dahlia in my garden: Rio Fuego in Coleus leaves

Saturday, January 14, 2012

Quest for Diagnosis 2: When You Can’t Find Any Answers

[ If you missed the first part of this piece, click here: Quest for Diagnosis: 7 Tips to Navigate the Maze ]

Searching for a diagnosis can take weeks or months. For some, it can take years of frustration. Last week while doing my physical therapy in the YMCA swimming pool, I met a man living with an unknown illness. After years of seeing doctors, he was resigned to not ever having the answer and not sure he’d continue to try. He didn’t know what else to do.

I suggested he not give up, that there *are* other ways to try. My last post mentioned the organization In Need Of Diagnosis (INOD), whose mission is to provide help and support for individuals distressed by disorders that have eluded medical diagnosis and to promote medical protocols that will make it possible to get an accurate diagnosis more quickly. There’s a short video news story about INOD you can watch HERE. The executive director, Marianne Genetti, says in this article:

“Medical schools teach aspiring physicians, "If you hear hoof beats, think horses, not zebras". But there are zebras. They are the rare disorders. In the United States, a rare disorder is one which afflicts less than 200,000 people. The number of recognized rare disorders has recently increased from 6500 to over 7000. Though each of those disorders may be rare, rare disorders as a whole are becoming more common.... A primary care physician who has a patient with a complex, undiagnosed disorder, will refer that patient to specialists. Specialists are now specializing within specialties... So each specialist provides only a small piece of the puzzle. There is no one now in the medical system who has the time, or the expertise, or who is charged with the responsibility of putting together, the pieces of a complex diagnostic puzzle. It is like a symphony orchestra with no conductor... For those with a rare disorder, it can take years, a lifetime, or death, to obtain an accurate diagnosis.”  

Another place to go for help in getting a diagnosis when you haven’t been able to get any answers is the Undiagnosed Diseases Program (UDP) at the National Institutes of Health (NIH). Their website says they are currently accepting applications, but be warned: only a very small number of patients are chosen to come. The goal of the program is to provide answers to patients with mysterious conditions that have long eluded diagnosis and to advance medical knowledge. I recently posted two articles about UDP on a Tuesday-Newsday and you can read them here #1 and #2. On the UDP website there is a link to a page with information you also might find helpful titled, Learning About An Undiagnosed Condition in an Adult.’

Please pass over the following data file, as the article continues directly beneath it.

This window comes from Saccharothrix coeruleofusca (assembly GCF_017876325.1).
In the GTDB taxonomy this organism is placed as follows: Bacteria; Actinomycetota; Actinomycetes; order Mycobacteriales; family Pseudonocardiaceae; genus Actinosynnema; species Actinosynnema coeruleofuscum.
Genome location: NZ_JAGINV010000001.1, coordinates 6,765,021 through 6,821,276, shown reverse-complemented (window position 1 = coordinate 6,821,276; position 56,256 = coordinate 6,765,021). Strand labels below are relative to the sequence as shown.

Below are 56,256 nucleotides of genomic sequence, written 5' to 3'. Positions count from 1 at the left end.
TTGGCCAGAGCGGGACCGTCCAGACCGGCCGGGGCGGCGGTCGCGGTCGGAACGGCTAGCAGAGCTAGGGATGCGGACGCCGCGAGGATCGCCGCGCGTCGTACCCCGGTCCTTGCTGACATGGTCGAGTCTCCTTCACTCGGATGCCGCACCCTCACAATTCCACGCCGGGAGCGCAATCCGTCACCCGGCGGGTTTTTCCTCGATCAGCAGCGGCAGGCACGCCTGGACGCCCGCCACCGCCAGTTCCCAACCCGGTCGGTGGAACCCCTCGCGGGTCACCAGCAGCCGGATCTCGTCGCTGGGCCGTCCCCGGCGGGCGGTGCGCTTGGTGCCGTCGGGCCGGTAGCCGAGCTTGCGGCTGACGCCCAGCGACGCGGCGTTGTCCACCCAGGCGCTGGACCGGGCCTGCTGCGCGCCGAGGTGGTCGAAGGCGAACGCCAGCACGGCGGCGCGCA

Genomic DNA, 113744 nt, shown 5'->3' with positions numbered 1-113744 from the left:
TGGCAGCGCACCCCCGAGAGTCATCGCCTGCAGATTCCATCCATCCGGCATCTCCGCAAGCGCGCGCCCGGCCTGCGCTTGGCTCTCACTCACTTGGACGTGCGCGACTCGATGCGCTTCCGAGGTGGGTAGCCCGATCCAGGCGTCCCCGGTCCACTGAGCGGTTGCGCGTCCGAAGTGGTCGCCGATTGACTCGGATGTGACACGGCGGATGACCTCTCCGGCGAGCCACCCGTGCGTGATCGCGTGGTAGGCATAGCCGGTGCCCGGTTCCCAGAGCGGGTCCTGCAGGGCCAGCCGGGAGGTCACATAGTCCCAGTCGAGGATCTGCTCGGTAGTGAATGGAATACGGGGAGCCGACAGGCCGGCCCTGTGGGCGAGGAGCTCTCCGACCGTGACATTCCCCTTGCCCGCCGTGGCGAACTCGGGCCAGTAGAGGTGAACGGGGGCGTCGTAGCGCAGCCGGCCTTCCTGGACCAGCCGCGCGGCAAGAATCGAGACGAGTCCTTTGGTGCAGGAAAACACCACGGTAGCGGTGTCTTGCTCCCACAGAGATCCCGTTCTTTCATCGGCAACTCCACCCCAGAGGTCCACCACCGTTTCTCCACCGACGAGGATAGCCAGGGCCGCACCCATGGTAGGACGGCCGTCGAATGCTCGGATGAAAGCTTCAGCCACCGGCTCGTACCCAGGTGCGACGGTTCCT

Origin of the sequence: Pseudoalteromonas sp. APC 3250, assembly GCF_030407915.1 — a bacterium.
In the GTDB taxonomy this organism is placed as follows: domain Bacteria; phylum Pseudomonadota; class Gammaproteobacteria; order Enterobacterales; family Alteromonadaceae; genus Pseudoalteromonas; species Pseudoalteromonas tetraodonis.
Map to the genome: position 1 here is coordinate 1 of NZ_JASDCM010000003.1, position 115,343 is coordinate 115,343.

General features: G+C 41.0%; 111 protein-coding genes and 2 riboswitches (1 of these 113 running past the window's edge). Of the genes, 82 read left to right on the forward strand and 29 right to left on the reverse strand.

One more way to get help for your symptoms and possibly work toward a diagnosis is to join a Clinical Trial. I’ve been in a few myself and have written about my experiences in a post titled, Clinical Trials - Could they help you?, which also includes information on how you can find a trial on your own. If you want assistance, NIH also offers really great guidance. You can contact the NIH Clinical Center and talk to a specialist who can help find a trial to match your needs.

I hope the person I met at the pool last week will continue seeking a diagnosis, perhaps using one of options listed above. Living with a chronic painful illness is hard enough when you know what it is, what your likely prognosis will be, and what treatments to try. Not knowing your diagnosis brings a whole new set up issues. Please hang on to hope and keep trying! 


Diagnosis Series Continues:
-Quest for Diagnosis 3: Exploring the Mysterious

2 comments:

  1. My heart just breaks when I talk to people that are still searching and hoping for an answer or diagnoses. Even when one is given a name for their illness we are puzzle pieced out to specialists which I find sooo frustrating. And so often the docs don't work together and it falls on the patient to be proactive and keep them all informed and in the loop. And how often have doctors given contradicting information or even prescriptions? Great resource post.

    ReplyDelete
  2. Deb,

    Thank you for your kind words! I do hope the resource links in the post can help even one person.

    Happy New Year to you and yours!
    -Shannon

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